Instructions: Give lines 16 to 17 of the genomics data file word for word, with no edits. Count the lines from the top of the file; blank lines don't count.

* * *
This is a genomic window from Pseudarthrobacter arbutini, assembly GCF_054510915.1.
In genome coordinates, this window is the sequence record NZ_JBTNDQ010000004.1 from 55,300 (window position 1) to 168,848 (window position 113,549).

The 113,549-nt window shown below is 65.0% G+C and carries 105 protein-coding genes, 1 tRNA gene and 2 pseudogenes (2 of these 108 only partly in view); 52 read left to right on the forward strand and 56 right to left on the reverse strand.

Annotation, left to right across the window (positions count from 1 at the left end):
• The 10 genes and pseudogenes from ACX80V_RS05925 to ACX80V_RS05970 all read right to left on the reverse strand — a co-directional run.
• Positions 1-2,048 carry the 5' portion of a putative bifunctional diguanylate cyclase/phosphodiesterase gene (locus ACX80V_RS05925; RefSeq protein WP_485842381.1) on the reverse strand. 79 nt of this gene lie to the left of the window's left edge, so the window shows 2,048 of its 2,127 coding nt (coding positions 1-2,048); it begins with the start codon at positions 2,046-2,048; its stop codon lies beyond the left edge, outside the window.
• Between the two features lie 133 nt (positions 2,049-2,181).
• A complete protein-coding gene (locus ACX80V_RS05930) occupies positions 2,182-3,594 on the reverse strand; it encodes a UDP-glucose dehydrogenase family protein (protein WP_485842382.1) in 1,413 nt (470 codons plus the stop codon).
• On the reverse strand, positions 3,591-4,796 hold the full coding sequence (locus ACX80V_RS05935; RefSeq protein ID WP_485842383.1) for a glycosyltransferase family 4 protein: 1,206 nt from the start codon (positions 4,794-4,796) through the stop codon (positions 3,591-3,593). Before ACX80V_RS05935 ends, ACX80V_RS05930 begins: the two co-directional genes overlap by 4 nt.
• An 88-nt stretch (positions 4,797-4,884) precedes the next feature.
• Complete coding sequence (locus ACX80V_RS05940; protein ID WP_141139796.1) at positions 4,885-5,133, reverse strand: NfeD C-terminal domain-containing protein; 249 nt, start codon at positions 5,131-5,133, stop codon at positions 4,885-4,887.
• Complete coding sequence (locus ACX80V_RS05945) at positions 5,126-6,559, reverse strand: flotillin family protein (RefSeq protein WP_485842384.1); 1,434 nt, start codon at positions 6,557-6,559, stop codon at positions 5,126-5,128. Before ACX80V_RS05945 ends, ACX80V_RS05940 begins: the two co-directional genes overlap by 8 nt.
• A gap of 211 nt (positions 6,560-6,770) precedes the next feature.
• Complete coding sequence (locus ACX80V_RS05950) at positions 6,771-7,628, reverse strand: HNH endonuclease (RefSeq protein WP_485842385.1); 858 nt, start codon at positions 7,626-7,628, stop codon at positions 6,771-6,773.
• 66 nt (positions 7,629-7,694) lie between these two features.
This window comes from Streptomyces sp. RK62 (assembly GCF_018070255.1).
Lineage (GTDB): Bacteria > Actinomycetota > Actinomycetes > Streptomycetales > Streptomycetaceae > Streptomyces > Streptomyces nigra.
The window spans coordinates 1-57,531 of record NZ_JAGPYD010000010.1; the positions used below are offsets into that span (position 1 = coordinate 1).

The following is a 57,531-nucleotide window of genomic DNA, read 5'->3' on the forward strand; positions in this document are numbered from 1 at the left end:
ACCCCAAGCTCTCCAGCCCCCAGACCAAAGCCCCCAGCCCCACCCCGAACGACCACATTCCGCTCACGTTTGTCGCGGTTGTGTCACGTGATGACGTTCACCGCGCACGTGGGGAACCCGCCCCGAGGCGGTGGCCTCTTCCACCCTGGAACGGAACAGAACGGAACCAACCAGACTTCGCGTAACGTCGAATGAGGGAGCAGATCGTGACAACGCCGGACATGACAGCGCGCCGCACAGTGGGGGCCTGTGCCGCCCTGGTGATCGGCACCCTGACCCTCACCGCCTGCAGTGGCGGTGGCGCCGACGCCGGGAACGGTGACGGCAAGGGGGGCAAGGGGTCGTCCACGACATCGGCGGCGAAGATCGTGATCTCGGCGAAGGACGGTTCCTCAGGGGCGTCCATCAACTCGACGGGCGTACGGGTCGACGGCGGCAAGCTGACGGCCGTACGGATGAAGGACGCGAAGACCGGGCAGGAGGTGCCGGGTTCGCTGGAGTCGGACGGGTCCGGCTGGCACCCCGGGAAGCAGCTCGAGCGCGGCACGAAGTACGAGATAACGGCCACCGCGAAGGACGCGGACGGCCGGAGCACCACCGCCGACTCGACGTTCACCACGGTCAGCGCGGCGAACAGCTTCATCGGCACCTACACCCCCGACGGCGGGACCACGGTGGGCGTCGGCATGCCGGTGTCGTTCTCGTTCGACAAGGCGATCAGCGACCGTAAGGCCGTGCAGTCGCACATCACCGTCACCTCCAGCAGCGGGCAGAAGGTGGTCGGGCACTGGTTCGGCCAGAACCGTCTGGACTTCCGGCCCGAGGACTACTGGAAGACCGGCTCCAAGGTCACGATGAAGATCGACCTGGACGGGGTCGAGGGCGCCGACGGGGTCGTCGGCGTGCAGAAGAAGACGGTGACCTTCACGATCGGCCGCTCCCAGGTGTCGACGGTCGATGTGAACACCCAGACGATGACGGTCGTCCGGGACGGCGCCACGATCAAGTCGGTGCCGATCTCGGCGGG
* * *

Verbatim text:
This window comes from Streptomyces sp. RK62 (assembly GCF_018070255.1).
Lineage (GTDB): Bacteria > Actinomycetota > Actinomycetes > Streptomycetales > Streptomycetaceae > Streptomyces > Streptomyces nigra.